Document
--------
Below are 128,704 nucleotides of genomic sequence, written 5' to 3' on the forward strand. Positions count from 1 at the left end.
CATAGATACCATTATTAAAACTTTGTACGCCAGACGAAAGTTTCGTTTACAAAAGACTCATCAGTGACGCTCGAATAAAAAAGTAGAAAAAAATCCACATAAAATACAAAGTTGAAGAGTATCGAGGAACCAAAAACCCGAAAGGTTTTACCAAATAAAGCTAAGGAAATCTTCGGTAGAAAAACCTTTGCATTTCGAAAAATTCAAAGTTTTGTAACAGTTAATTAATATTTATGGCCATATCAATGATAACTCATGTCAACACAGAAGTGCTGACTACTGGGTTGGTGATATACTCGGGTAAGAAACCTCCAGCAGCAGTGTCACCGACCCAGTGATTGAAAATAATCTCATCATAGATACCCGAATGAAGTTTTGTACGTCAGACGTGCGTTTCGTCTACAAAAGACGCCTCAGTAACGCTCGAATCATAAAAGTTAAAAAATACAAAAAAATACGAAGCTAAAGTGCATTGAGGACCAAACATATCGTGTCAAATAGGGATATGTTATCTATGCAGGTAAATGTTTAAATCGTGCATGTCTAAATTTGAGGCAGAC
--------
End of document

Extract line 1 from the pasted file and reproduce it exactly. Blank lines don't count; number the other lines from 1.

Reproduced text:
Below are 128,704 nucleotides of genomic sequence, written 5' to 3' on the forward strand. Positions count from 1 at the left end.